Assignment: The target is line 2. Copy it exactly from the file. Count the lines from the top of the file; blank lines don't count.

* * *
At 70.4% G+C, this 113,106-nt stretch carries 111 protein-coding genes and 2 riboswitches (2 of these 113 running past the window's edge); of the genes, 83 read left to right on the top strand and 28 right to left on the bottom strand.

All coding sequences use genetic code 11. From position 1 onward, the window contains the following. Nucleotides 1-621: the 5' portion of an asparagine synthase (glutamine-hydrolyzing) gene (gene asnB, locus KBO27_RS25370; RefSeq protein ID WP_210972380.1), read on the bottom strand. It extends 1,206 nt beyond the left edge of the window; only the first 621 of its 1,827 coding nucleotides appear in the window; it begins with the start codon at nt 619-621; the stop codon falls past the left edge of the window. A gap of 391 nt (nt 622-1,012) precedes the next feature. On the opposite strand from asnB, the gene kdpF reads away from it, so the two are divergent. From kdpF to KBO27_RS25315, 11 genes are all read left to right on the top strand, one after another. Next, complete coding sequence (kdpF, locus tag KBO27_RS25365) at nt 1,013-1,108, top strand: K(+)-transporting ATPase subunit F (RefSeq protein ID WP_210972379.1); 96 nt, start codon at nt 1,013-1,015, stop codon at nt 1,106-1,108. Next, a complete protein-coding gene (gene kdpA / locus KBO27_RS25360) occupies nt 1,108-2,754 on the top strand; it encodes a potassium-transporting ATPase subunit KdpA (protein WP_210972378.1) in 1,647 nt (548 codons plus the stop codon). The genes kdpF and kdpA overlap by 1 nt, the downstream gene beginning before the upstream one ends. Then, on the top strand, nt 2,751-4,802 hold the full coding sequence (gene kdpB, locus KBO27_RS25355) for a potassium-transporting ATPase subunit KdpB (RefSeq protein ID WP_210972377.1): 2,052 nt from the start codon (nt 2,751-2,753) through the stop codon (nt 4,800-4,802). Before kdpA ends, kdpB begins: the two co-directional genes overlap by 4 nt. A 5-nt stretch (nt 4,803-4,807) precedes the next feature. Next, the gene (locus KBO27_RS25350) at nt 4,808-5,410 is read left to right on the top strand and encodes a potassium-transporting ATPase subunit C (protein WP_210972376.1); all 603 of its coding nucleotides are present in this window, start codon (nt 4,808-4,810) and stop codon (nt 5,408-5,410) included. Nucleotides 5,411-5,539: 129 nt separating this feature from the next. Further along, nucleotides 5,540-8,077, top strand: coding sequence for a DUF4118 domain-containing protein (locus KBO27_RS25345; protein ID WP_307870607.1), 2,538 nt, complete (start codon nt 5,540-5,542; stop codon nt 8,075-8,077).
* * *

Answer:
All coding sequences use genetic code 11. From position 1 onward, the window contains the following. Nucleotides 1-621: the 5' portion of an asparagine synthase (glutamine-hydrolyzing) gene (gene asnB, locus KBO27_RS25370; RefSeq protein ID WP_210972380.1), read on the bottom strand. It extends 1,206 nt beyond the left edge of the window; only the first 621 of its 1,827 coding nucleotides appear in the window; it begins with the start codon at nt 619-621; the stop codon falls past the left edge of the window. A gap of 391 nt (nt 622-1,012) precedes the next feature. On the opposite strand from asnB, the gene kdpF reads away from it, so the two are divergent. From kdpF to KBO27_RS25315, 11 genes are all read left to right on the top strand, one after another. Next, complete coding sequence (kdpF, locus tag KBO27_RS25365) at nt 1,013-1,108, top strand: K(+)-transporting ATPase subunit F (RefSeq protein ID WP_210972379.1); 96 nt, start codon at nt 1,013-1,015, stop codon at nt 1,106-1,108. Next, a complete protein-coding gene (gene kdpA / locus KBO27_RS25360) occupies nt 1,108-2,754 on the top strand; it encodes a potassium-transporting ATPase subunit KdpA (protein WP_210972378.1) in 1,647 nt (548 codons plus the stop codon). The genes kdpF and kdpA overlap by 1 nt, the downstream gene beginning before the upstream one ends. Then, on the top strand, nt 2,751-4,802 hold the full coding sequence (gene kdpB, locus KBO27_RS25355) for a potassium-transporting ATPase subunit KdpB (RefSeq protein ID WP_210972377.1): 2,052 nt from the start codon (nt 2,751-2,753) through the stop codon (nt 4,800-4,802). Before kdpA ends, kdpB begins: the two co-directional genes overlap by 4 nt. A 5-nt stretch (nt 4,803-4,807) precedes the next feature. Next, the gene (locus KBO27_RS25350) at nt 4,808-5,410 is read left to right on the top strand and encodes a potassium-transporting ATPase subunit C (protein WP_210972376.1); all 603 of its coding nucleotides are present in this window, start codon (nt 4,808-4,810) and stop codon (nt 5,408-5,410) included. Nucleotides 5,411-5,539: 129 nt separating this feature from the next. Further along, nucleotides 5,540-8,077, top strand: coding sequence for a DUF4118 domain-containing protein (locus KBO27_RS25345; protein ID WP_307870607.1), 2,538 nt, complete (start codon nt 5,540-5,542; stop codon nt 8,075-8,077).